The number of couples divorced last month has hit a record high of 6,375. This is the highest amount of divorces in one month since the ROC government started running Taiwan's administration 58 years ago, according to statistics released by the Ministry of the Interior yesterday.
The average number of couples getting divorced monthly was about 4,500 in 2000, and from March last year more than 5,000 couples broke up every month.
In July, the monthly number of divorces for the first time reached 6,000, which was a new record.
The divorce rate last year in Taiwan was 2.73 out of 1,000 couples, or a total of 61,213 couples, compared to 38,986 couples in 1997 and 29,205 couples in 1992, while there were only 5,619 divorces a year 30 years ago.
The number of divorces from January to July last year has surpassed the number in the same period this year by 2,000, said Wang Shi-mei (
"Social and economic factors all contribute to the high divorce rate, and it's hard to give a simple explanation for the increase," she said.
The nation's divorce rate has been soaring because Taiwan is becoming more and more westernized, a ministry official said.
"The trend of westernization has made women in Taiwan more aware of their rights and status in the family. They have become more autonomous and independent, and that has changed their expectations of marriage," said Chen Ching-hong (
"Now more and more families choose to live the `Double Income, No Kids' way, or have less children, which is also why women have become more willing to divorce their spouses," Chen said.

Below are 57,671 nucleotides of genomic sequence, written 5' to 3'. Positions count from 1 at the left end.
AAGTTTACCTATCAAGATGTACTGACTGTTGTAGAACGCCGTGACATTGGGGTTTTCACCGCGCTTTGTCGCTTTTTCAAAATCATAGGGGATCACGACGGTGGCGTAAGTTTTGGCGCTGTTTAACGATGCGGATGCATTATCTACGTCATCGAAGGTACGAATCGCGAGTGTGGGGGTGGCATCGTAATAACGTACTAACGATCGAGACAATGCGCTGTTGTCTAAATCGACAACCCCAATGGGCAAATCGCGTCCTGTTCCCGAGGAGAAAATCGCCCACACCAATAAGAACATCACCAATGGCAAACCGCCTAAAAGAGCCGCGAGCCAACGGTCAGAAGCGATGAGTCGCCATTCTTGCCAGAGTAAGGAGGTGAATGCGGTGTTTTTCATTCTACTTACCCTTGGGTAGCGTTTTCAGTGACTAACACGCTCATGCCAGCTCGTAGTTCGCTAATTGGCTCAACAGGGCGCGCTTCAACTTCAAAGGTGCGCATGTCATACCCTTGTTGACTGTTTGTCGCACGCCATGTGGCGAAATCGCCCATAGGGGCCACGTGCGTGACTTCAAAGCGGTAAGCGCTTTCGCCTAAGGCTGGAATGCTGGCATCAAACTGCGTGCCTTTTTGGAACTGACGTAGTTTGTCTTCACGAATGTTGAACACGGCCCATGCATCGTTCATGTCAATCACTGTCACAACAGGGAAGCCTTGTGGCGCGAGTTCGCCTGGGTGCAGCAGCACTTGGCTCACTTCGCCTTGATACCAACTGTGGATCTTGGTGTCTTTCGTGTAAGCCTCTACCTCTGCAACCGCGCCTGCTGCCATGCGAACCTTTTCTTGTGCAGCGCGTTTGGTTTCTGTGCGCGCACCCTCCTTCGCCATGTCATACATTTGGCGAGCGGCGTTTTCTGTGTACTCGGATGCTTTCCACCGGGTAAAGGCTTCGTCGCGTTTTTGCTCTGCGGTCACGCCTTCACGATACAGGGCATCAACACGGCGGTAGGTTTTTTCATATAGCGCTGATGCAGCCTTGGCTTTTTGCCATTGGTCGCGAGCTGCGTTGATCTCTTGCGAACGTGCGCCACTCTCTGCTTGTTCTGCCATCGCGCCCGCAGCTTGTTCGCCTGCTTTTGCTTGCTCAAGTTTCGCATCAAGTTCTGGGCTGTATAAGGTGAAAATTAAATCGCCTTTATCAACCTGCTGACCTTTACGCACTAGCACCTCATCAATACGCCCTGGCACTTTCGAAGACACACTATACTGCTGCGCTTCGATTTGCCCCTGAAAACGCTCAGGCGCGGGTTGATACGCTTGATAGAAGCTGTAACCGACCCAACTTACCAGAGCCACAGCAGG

The shrinking economy in recent years has stirred up more quarrels and fights in families, which also contribute a lot to a higher divorce rate, Chen said.
But some government officials and experts think the increase in cross-cultural marriages could be the most crucial contributing factor to the soaring divorce rate.
The ministry's statistics gave no further details on the nationalities of divorced couples.
According to statistics released by the Directorate General of Budget Accounting and Statistics last month, more than 240,000 women -- mostly from China and Vietnam -- married Taiwanese men, and one in four newly married couples is cross-cultural.
Different languages as well as cultural and ideological differences could cause problems in these marriages, an official said.
In a poll conducted by the Eden Social Welfare Foundation, 52 percent of the foreign brides interviewed placed "poor communication with husband" at the top of their list of problems.
"Taiwanese husbands are more complicated than their southeastern brides," said Tran Thuy-tien, a Vietnamese woman who married a Taiwanese man.
"Most Vietnamese women have no freedom and status in Taiwanese homes, and husbands even prohibit wives to go out because they fear their sweethearts meet bad men."
"Since 1997, more and more foreign females get married and immigrate to Taiwan," said Wu Wei-ting (
"And in the last three or four years, problems in cross-national marriages started to surface. These problems may need further research to clarify," she said.
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